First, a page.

Opinion: Will California do for dangerous plastic what it did for toxic air?


To put a dent in the monstrous plastic pollution crisis, Californians must make two kinds of changes: legal and conceptual.

The first is easier to accomplish, and it’s no cinch. Senate Bill 54 and Assembly Bill 1080, introduced this session in the California Legislature, would make ours the first state in the nation to adopt a comprehensive approach to waste reduction. The companion bills haven’t passed — yet.

Legislators planned to vote on SB 54 and AB 1080 just before the session adjourned in mid-September, and the lead lobbying groups for the measures, Californians Against Waste and the Clean Seas Lobbying Coalition, were hopeful. But that was also the day when anti-vaccination protesters threw blood on the Senate floor, clearing the chamber and causing a long delay. The bills’ supporters decided to hold off until January.


The bills take aim at plastics by setting a 2030 goal to reduce waste generated by single-use packaging and products by 75% and eliminate all single-use food service products (such as plastic plates and utensils). Just as California’s enactment of strict air pollution regulations beginning in the late 1960s moved 13 other states to sign on, passage of the waste reduction bills probably would prompt other states to follow suit.

Advocates hope the bills will be enacted early next year, but they must contend with opposition from nearly 70 trade and industry groups. South Carolina-based Novolex, one of the nation’s largest producers of plastic packaging, created a misleadingly named nonprofit called Californians for Recycling and the Environment, which proclaims on its website that the bills “will only make California’s recycling problems worse.”

The truth is that we all live in Plasticville, the name Susan Freinkel, author of “Plastic: A Toxic Love Story,” gave to our synthetics-laden surroundings. Broken down over decades into “microdebris”— particles far too small to see — plastic suffuses the ocean, air, water, the food web and human tissue. As Freinkel calculated, we handle far more objects made of plastic each day than any other material. “After bronze and iron, welcome to the plastic age,” said a Guardian headline in September.

But the substances that enable modern society also contaminate it. More than a million seabirds and 100,000 marine mammals die each year after eating or becoming entangled in plastic, according to UNESCO. Chemical components of plastics that may disrupt human endocrine system include phthalates, used in medical tubing and IV bags; and BPA, or bisphenol A, found in water bottles, eyeglass lenses and cashier receipts. Among the misfortunes linked to exposure to these chemicals are reduced fertility, birth defects, obesity, early puberty and miscarriages. And the health effects of ingesting microdebris are still not understood.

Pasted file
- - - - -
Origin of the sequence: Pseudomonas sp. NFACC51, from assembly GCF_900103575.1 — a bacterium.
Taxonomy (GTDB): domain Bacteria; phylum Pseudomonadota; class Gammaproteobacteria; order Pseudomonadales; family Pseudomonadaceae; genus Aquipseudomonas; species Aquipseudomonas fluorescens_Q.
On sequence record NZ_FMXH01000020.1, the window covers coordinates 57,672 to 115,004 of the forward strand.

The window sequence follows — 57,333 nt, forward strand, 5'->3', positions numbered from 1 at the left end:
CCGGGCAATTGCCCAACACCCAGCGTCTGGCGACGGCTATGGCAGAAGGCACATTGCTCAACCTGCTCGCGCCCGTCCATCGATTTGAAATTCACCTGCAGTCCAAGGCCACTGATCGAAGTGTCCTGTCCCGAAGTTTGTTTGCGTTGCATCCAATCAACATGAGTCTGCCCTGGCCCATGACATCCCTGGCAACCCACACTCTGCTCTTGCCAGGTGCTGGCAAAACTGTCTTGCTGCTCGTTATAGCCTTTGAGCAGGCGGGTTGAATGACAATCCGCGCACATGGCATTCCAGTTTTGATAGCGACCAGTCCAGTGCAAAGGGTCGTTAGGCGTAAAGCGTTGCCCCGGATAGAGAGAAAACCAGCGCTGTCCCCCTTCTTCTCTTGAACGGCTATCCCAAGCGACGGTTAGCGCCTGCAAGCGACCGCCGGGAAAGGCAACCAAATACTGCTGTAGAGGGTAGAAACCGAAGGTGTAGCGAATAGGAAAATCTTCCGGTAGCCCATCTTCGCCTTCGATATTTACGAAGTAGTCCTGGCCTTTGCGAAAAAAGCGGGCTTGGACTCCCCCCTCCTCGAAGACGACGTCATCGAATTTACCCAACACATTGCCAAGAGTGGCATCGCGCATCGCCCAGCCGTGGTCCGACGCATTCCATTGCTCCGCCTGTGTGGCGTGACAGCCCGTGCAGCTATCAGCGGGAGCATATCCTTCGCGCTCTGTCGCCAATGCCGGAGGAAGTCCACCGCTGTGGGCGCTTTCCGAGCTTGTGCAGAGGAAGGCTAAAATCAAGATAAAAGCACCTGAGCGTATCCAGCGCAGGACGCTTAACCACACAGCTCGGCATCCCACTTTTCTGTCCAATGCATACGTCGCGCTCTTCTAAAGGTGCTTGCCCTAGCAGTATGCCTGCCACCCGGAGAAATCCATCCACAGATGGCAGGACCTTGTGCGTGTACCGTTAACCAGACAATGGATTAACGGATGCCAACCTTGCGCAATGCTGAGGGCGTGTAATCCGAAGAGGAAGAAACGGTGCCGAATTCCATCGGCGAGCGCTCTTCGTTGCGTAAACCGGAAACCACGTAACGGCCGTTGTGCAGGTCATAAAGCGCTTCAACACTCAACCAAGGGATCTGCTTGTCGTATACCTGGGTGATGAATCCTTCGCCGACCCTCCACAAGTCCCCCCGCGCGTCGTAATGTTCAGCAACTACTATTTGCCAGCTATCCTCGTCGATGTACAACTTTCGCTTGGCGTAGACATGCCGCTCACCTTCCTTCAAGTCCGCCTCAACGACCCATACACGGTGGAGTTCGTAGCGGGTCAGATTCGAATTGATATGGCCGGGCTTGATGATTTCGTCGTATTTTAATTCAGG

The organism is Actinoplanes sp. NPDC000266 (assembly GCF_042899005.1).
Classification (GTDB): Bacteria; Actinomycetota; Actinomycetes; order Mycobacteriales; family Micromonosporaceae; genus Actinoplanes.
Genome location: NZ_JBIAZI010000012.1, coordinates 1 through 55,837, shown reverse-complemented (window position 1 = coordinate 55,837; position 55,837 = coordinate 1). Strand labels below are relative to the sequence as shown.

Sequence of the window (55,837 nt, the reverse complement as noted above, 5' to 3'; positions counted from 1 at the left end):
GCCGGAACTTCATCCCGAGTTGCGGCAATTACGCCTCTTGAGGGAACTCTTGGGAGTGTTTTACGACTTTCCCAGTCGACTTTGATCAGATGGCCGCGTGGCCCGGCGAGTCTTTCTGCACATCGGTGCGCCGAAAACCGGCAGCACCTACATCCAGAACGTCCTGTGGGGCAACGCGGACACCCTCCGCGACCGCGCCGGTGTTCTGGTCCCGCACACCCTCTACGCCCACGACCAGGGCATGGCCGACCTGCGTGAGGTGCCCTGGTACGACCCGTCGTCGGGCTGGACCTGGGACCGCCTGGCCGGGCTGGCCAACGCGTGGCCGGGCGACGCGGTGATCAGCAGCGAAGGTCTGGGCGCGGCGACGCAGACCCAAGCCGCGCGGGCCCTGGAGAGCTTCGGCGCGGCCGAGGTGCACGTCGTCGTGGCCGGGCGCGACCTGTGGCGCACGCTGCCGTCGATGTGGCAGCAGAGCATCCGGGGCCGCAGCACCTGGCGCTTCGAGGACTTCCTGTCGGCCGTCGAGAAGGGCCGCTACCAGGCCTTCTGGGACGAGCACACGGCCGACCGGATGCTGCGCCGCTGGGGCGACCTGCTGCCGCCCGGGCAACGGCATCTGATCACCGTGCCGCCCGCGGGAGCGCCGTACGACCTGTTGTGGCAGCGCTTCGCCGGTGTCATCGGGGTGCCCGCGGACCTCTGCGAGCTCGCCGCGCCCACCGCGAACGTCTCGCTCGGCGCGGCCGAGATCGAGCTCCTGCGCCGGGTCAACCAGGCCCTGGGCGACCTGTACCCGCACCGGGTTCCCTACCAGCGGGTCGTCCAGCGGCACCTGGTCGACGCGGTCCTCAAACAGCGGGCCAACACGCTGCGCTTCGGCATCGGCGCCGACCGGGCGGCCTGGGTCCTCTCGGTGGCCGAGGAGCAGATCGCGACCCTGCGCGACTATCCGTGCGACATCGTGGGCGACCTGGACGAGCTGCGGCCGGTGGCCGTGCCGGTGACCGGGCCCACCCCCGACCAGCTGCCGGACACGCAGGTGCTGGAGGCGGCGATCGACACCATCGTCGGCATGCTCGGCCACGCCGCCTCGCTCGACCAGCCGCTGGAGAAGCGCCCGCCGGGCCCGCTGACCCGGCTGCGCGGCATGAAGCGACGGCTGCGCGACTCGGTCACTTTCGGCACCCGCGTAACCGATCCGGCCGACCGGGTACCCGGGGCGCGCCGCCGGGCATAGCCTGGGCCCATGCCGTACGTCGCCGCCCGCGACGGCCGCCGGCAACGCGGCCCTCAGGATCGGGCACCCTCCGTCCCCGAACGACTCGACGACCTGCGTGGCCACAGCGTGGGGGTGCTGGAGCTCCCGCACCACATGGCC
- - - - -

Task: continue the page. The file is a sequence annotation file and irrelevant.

Curbing plastic pollution is overwhelmingly popular: A Public Policy Institute of California poll published in August found that 90% of Californians think plastic ocean pollution is a “big” (72%) or “somewhat big” (18%) problem.

Such data help make waste reduction regulations attractive to legislators, who must weigh the public good against the financial impact of new rules and the lobbying power of profit-minded industries opposing them. As a result, notifying your legislators between now and January that you support the bills can have an outsized impact, as Nick Lapis of Californians Against Waste told me.


The other step that Californians must take is harder. We must change the way we think about plastic. It isn’t disposable; in fact, it’s too precious and harmful to be thrown away after a single use. We shouldn’t discard plastic bags, water bottles and cigarette butts — all made with petroleum formed over millions of years — after a few minutes of use. A circular economy, which keeps products in continual circulation and finds uses for all their byproducts, should be Californians’ goal.

Along the way, we may get help from new technologies. Among the most promising is a system developed by the Dutch that can convert all kinds of waste — including plastic — into a gas that can be used as an energy source or into raw material for new plastics, all with minimal greenhouse gas emissions. Synova, a Los Angeles-based company, plans to use the technology at four California sites including in Los Angeles and Ventura counties beginning in 2021. According to Giffen Ott, the company’s founder, the process could reduce local landfill deliveries by 95%.

But technological breakthroughs will not be sufficient, especially if they stimulate more plastic production — it’s already projected to grow globally 70% by 2050, according to a 2018 World Bank report. The best way to limit plastic pollution is to stop consuming so much of the stuff. Instead of storing food in plastic containers and plastic wrap, use glass or porcelain. Instead of buying a single-use water bottle, fill up a stainless steel canister. Bring your own reusable bags and containers to grocery stores and fast-food restaurants.

Plastic pollution should be understood as climate change’s equally malignant twin. Both arose from fossil fuels, whose development marked civilization’s opening of a Pandora’s box of cumulative, civilization-threatening woes. It’s too late to put them back; limiting their damage is our era’s biggest challenge.

Jacques Leslie is a contributing writer to Opinion.